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A case of a superficial spreading melanoma in situ diagnosed via digital dermoscopic monitoring with high dynamic range conversion.

Sato T, Tanaka M - Dermatol Pract Concept (2014)

Bottom Line: The macule, which showed complete symmetry and a typical network, was tentatively diagnosed as a Clark nevus; a 6-month follow-up was recommended, and the patient returned 7 months later.At this point, evidence-based monitoring would have led to excision but the decision was made to continue monitoring.Owing to poor compliance, the patient went another 2 years without follow-up.

View Article: PubMed Central - PubMed

Affiliation: Sato Dermatology Clinic, Tokyo, Japan.

ABSTRACT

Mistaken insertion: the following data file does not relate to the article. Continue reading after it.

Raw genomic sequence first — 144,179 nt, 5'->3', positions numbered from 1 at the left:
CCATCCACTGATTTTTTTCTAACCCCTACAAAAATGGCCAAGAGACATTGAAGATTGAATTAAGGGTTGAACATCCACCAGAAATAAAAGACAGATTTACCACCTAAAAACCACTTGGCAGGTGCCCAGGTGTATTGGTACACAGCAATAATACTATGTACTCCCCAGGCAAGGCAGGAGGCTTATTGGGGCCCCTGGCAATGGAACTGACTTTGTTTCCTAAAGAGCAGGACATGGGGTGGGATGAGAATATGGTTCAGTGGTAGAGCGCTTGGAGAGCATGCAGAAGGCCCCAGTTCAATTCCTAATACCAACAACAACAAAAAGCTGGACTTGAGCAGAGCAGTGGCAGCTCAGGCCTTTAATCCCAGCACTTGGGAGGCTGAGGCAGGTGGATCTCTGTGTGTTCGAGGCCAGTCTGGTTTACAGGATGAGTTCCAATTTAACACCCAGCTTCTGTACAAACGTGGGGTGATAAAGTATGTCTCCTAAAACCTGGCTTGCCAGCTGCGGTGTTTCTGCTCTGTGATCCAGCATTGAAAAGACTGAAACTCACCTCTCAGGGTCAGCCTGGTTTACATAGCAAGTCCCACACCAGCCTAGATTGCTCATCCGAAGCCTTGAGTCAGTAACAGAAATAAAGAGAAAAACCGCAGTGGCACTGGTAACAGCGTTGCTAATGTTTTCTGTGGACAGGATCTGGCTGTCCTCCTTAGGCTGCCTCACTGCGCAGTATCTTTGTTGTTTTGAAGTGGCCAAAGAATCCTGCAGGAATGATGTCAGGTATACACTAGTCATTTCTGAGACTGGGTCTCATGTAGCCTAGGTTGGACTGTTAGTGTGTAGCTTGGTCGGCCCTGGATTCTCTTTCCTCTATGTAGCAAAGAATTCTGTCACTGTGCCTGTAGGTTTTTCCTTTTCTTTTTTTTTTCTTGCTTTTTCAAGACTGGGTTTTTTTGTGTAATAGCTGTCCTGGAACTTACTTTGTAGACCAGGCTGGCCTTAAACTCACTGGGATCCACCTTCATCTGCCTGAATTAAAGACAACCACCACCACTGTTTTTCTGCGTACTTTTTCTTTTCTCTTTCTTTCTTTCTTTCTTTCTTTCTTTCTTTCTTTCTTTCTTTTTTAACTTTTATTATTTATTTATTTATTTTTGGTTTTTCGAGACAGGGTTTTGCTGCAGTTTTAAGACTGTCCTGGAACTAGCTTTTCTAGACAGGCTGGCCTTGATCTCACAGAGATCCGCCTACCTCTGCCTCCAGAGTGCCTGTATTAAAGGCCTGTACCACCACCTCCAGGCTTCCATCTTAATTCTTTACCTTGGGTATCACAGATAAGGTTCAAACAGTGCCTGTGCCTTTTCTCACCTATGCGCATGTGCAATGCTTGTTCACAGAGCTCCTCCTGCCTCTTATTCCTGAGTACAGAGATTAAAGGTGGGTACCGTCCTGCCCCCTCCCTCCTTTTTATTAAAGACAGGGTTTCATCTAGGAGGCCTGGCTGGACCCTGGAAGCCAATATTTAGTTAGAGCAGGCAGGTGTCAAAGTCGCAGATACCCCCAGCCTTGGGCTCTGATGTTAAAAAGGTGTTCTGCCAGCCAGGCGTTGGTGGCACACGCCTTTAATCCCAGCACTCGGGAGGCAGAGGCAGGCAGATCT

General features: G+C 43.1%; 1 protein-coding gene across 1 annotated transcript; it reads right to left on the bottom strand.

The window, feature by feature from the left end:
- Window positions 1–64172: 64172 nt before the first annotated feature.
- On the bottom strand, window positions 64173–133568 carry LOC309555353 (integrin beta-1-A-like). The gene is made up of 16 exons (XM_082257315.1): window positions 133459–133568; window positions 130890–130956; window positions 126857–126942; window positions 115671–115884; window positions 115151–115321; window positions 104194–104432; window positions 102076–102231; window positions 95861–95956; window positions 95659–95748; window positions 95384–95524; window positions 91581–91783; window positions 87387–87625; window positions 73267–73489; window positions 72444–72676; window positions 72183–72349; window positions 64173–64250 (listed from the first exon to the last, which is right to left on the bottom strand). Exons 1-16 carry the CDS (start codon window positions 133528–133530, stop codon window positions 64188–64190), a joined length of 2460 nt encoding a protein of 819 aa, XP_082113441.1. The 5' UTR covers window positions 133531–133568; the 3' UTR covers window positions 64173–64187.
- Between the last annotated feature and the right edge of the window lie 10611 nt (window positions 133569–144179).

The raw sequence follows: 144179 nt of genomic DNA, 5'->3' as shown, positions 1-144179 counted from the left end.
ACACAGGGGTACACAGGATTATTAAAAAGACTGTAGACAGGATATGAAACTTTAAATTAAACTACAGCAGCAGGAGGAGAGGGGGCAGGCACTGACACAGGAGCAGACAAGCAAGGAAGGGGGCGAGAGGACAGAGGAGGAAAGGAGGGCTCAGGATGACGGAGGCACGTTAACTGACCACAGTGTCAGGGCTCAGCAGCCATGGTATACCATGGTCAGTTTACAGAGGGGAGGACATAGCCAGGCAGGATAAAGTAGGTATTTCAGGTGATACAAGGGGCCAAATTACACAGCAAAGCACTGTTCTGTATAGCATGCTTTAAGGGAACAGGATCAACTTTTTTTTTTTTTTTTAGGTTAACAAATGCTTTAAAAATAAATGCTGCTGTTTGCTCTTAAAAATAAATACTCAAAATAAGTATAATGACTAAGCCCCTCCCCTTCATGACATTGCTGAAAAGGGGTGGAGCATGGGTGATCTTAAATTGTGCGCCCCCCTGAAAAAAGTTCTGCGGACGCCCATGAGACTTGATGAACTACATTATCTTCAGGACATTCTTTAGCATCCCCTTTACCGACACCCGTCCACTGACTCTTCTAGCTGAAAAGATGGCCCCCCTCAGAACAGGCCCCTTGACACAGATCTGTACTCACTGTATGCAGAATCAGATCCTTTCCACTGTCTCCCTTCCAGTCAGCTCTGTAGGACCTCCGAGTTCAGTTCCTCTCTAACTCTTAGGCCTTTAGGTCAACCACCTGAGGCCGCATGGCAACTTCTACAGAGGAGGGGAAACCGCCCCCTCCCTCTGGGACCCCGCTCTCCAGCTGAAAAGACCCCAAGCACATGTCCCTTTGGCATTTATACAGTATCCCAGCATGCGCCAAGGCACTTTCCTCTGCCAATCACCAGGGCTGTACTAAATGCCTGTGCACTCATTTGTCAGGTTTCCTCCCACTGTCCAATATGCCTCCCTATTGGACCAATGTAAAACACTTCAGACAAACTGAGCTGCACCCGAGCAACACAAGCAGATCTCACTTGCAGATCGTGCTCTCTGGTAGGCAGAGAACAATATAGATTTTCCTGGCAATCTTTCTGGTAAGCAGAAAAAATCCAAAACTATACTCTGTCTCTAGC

A 48-year-old woman presented with a 3 mm, pigmented macule at her first visit to our clinic. The macule, which showed complete symmetry and a typical network, was tentatively diagnosed as a Clark nevus; a 6-month follow-up was recommended, and the patient returned 7 months later. At the second visit, the lesion had enlarged to a diameter of 5 mm, and dermoscopy revealed that it had maintained its typical pigment network. At this point, evidence-based monitoring would have led to excision but the decision was made to continue monitoring. Owing to poor compliance, the patient went another 2 years without follow-up. When we assess small lesions, such as this, the usefulness of dermoscopy is apparent. Additionally, we examined the benefits and drawbacks of high dynamic range (HDR) conversion of the dermoscopy images and their helpfulness for inspecting small lesions. Although the delicate structures present in the lesion can be recognized by a dermoscopy expert and HDR image conversion has a capacity to highlight important structures, there is also a risk that HDR image conversion may mask some of the structural changes. However, a comparison of the original dermoscopy images with the HDR-converted images provides newly trained dermoscopists the opportunity to recognize new findings and to distinguish the differences in the findings between both the types of images. Therefore, such comparisons might be useful for obtaining an accurate diagnosis by using dermoscopy and HDR image conversion.